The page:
Off the top of my head (untested): std::tuple<TypedMap<Ts>...> Storage;
13. 5 points

## Is it possible to get STL vector like debugging features for a non STL vector class

^That^ Also as a tip for the 'watch' debugging window - say you've got something like: struct MyVec { int* begin; int* end; } MyVec v = ...; In the watch window you can type "v.begin" but it will only show the first element... So, instead you can type "v.end-v.begin" to see the size -- and let's say it's 42 -- then you can type "v.begin,42" and Visual Studio will display the entire array in the watch window.
14. 5 points

## Is it possible to get STL vector like debugging features for a non STL vector class

Yes, you can use the 'Natvis' system to customise how any type is displayed in the Visual Studio debugger. https://docs.microsoft.com/en-gb/visualstudio/debugger/create-custom-views-of-native-objects
15. 5 points

## How do people make games without a commercial engine?

Obviously it is viable - if it possible to write an engine, and it is possible to write a game using an engine, it is possible to do both. Whatever the engine-makers deemed important to create, you can create yourself. Libraries help, because they are basically pre-packaged bits of code that other people wrote, which you can use. For example, you might use a library to load 3D model formats, or to play back audio. There are many of these, and most are available for the popular programming languages like C++, C#, Java, and Python. Another word you might hear is a 'framework' - this is usually a big library, or a collection of libraries, that does lots of different things, but which works well as a whole. SDL and SFML are frameworks for C++ which give you a lot of game-making functionality for free. An engine is basically just the logical extension of this idea - it's typically a framework that is very fully-featured and which comes with its own editor which lets you create and test levels. Unity is an example of an engine that uses C# for its code, and Unreal is an engine that uses C++. If your main aim is to be productive at making games in the short to medium term, then starting with an engine is probably a good idea. Some people prefer to learn the fundamentals and like starting with a more primitive programming environment and a simpler framework - Python and Pygame is a popular pairing, for example. Each route has pros and cons. It would be a very tough job to make a game in a 24 hour jam without using at least one game framework or a bunch of good libraries, but that's not to say it isn't possible for the right person.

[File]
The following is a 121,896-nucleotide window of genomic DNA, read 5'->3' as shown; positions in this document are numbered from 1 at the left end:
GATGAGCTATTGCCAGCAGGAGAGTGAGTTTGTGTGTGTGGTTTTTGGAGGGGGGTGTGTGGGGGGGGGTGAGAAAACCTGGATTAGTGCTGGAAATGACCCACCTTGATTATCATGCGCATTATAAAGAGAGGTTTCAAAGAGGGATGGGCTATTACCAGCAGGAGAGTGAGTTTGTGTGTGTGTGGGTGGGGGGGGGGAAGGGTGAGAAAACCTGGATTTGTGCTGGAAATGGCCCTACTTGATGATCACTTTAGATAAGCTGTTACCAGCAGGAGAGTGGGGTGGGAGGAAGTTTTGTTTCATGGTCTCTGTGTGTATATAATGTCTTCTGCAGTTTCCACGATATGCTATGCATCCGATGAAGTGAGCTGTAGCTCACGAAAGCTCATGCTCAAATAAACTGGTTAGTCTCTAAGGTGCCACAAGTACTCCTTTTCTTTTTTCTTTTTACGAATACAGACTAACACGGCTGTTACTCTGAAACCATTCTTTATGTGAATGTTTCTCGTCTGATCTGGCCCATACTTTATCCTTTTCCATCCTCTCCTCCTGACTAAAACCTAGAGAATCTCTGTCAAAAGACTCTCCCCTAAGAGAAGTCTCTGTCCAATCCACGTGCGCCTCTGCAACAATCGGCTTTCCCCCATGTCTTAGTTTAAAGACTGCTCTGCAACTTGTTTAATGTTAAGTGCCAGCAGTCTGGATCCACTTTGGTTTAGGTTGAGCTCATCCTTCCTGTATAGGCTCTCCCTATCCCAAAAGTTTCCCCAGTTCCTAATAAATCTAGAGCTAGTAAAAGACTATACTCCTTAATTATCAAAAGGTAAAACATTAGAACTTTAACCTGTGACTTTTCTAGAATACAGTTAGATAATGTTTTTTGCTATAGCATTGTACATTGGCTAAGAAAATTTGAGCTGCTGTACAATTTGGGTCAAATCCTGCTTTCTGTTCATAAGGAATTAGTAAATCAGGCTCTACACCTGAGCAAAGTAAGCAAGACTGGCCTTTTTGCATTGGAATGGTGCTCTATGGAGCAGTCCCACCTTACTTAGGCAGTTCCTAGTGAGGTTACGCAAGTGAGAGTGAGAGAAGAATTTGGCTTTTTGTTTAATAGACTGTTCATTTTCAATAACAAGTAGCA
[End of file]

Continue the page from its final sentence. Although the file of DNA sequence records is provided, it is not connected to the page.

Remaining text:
16. 5 points

17. 4 points

18. 4 points

## Calculating shot hit percentage based on tile distance

In order to see how quickly the value decreases with distance, I divided the value at 10 by the value at 20, and their ratio was exactly 8. So if a factor of 2 increase in distance results in a factor of 8 reduction in the value, it suggests a dependence with 1/(x*x*x). 12800.0 came from fitting a single point at distance 10. Then I saw all the other points match exactly.
19. 4 points

## Marching cubes